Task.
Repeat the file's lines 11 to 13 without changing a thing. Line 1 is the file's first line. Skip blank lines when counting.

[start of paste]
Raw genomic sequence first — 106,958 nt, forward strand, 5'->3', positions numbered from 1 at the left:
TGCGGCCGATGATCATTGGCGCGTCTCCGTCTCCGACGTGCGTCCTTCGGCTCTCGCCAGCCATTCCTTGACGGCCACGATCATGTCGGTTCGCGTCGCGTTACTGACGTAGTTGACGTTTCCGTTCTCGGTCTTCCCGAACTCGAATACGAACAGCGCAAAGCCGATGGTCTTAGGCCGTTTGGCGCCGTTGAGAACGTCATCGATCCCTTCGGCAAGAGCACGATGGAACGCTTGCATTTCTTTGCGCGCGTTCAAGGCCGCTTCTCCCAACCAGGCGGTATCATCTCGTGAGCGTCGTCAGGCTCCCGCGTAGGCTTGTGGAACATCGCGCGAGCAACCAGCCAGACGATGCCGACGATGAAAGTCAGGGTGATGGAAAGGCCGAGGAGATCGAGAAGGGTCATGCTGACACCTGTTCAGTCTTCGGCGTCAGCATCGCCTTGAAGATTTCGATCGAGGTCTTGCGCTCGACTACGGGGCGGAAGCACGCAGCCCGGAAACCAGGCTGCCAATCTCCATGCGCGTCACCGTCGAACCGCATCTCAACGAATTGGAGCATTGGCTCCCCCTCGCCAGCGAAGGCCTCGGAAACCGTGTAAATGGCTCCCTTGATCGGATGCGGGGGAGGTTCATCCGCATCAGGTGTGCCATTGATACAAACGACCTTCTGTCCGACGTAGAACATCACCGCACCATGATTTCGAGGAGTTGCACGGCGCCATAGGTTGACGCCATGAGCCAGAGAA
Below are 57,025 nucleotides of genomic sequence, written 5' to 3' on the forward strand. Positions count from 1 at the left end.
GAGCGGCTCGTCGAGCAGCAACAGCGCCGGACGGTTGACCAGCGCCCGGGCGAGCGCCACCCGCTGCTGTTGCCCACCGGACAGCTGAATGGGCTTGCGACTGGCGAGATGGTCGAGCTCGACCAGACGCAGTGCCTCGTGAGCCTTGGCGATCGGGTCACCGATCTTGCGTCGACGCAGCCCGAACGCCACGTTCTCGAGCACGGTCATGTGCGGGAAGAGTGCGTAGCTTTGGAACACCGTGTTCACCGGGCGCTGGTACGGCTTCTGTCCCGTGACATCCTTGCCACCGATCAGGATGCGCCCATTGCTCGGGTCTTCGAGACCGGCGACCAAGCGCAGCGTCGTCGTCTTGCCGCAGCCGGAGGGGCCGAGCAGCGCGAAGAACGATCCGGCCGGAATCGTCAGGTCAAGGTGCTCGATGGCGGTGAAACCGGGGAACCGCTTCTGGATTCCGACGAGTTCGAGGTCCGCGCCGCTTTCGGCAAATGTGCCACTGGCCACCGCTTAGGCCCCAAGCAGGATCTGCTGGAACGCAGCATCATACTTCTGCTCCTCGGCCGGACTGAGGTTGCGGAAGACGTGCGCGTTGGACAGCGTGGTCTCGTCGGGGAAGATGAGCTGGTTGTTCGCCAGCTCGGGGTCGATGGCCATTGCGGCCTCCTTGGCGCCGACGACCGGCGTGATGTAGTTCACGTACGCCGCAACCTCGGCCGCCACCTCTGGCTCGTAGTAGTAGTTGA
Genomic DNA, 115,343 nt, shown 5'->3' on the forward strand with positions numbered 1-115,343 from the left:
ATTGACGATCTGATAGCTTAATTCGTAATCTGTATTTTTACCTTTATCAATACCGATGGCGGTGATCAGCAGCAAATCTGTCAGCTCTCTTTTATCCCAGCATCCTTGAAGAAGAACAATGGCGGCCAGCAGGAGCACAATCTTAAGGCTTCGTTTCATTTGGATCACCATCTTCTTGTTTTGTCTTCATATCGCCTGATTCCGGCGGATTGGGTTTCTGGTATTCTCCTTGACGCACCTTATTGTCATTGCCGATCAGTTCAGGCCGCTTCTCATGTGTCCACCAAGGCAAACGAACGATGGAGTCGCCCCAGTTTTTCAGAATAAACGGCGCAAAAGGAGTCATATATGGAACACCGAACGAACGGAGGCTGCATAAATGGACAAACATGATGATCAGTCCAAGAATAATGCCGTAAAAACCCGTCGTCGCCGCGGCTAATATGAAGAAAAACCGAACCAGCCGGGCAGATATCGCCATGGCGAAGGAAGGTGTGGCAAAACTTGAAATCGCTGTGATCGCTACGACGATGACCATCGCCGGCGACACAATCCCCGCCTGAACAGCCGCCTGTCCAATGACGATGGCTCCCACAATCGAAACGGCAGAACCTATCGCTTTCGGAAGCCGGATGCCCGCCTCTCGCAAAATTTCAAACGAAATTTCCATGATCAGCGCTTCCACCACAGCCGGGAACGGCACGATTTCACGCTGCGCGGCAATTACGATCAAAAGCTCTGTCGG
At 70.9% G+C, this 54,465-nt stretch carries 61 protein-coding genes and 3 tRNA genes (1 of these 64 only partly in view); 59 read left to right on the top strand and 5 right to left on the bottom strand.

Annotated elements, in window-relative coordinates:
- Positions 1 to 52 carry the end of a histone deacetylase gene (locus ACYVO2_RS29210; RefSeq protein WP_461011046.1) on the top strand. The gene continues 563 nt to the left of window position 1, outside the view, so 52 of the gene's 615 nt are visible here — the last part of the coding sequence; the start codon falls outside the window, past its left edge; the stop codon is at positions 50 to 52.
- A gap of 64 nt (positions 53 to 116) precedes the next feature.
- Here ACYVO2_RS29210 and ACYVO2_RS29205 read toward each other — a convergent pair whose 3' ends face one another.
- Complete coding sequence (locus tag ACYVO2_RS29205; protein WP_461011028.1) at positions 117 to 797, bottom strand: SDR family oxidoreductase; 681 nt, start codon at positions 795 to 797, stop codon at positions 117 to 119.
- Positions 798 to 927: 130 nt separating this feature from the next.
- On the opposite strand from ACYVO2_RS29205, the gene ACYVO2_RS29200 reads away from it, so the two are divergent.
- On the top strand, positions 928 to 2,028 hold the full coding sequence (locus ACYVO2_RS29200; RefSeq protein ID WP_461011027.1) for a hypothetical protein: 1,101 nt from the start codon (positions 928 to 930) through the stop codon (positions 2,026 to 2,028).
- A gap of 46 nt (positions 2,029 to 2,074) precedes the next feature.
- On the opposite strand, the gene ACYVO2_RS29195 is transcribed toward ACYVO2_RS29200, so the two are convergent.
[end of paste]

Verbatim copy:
- Here ACYVO2_RS29210 and ACYVO2_RS29205 read toward each other — a convergent pair whose 3' ends face one another.
- Complete coding sequence (locus tag ACYVO2_RS29205; protein WP_461011028.1) at positions 117 to 797, bottom strand: SDR family oxidoreductase; 681 nt, start codon at positions 795 to 797, stop codon at positions 117 to 119.
- Positions 798 to 927: 130 nt separating this feature from the next.